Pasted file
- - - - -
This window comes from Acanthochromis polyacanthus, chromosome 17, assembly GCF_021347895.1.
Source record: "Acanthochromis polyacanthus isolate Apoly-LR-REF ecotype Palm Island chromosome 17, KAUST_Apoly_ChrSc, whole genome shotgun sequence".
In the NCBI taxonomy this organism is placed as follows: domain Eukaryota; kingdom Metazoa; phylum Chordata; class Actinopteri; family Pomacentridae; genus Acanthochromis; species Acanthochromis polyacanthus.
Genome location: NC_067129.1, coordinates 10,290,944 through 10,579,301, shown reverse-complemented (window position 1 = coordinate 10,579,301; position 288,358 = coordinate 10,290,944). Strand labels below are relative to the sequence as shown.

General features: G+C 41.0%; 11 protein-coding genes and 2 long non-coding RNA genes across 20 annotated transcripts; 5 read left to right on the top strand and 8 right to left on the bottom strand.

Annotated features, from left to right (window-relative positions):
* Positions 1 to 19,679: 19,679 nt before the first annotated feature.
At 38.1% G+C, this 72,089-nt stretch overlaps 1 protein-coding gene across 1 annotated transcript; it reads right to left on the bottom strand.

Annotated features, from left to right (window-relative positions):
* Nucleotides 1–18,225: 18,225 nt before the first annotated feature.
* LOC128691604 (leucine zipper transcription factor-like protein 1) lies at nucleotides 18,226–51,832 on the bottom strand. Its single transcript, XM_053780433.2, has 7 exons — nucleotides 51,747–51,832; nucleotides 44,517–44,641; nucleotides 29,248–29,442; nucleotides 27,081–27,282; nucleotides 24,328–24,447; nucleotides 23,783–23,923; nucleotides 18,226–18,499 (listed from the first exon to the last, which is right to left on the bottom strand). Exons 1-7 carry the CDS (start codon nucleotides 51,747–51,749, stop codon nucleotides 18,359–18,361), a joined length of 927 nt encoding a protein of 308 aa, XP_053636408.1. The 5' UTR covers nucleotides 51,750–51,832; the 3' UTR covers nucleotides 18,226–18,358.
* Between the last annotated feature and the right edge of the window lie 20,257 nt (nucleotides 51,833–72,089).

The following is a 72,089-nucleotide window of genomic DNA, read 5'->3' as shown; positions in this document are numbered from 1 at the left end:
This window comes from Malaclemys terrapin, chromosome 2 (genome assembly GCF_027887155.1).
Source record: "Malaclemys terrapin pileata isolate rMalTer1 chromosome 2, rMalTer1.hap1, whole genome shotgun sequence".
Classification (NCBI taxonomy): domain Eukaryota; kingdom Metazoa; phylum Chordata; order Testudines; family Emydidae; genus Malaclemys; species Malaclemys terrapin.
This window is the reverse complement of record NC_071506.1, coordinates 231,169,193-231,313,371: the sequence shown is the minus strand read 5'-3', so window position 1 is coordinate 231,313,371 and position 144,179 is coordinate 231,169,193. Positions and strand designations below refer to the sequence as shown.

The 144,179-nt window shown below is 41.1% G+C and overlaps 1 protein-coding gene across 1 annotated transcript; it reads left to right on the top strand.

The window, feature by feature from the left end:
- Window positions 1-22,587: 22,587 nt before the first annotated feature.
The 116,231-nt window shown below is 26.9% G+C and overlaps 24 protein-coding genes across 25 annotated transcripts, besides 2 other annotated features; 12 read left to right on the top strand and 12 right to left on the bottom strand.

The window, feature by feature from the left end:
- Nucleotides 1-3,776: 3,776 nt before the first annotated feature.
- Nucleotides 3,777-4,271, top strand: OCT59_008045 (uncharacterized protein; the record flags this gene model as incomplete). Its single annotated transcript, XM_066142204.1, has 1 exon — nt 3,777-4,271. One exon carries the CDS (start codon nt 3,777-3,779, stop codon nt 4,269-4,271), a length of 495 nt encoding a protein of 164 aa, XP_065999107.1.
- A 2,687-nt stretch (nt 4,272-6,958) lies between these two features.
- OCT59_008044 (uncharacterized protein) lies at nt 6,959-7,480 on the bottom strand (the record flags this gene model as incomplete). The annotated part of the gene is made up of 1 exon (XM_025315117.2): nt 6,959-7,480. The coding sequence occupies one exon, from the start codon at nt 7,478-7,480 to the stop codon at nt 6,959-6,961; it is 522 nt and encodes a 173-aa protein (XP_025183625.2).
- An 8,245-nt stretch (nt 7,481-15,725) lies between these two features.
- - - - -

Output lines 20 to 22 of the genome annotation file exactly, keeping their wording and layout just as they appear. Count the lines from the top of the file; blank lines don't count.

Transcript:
- Window positions 1-22,587: 22,587 nt before the first annotated feature.
The 116,231-nt window shown below is 26.9% G+C and overlaps 24 protein-coding genes across 25 annotated transcripts, besides 2 other annotated features; 12 read left to right on the top strand and 12 right to left on the bottom strand.

The window, feature by feature from the left end: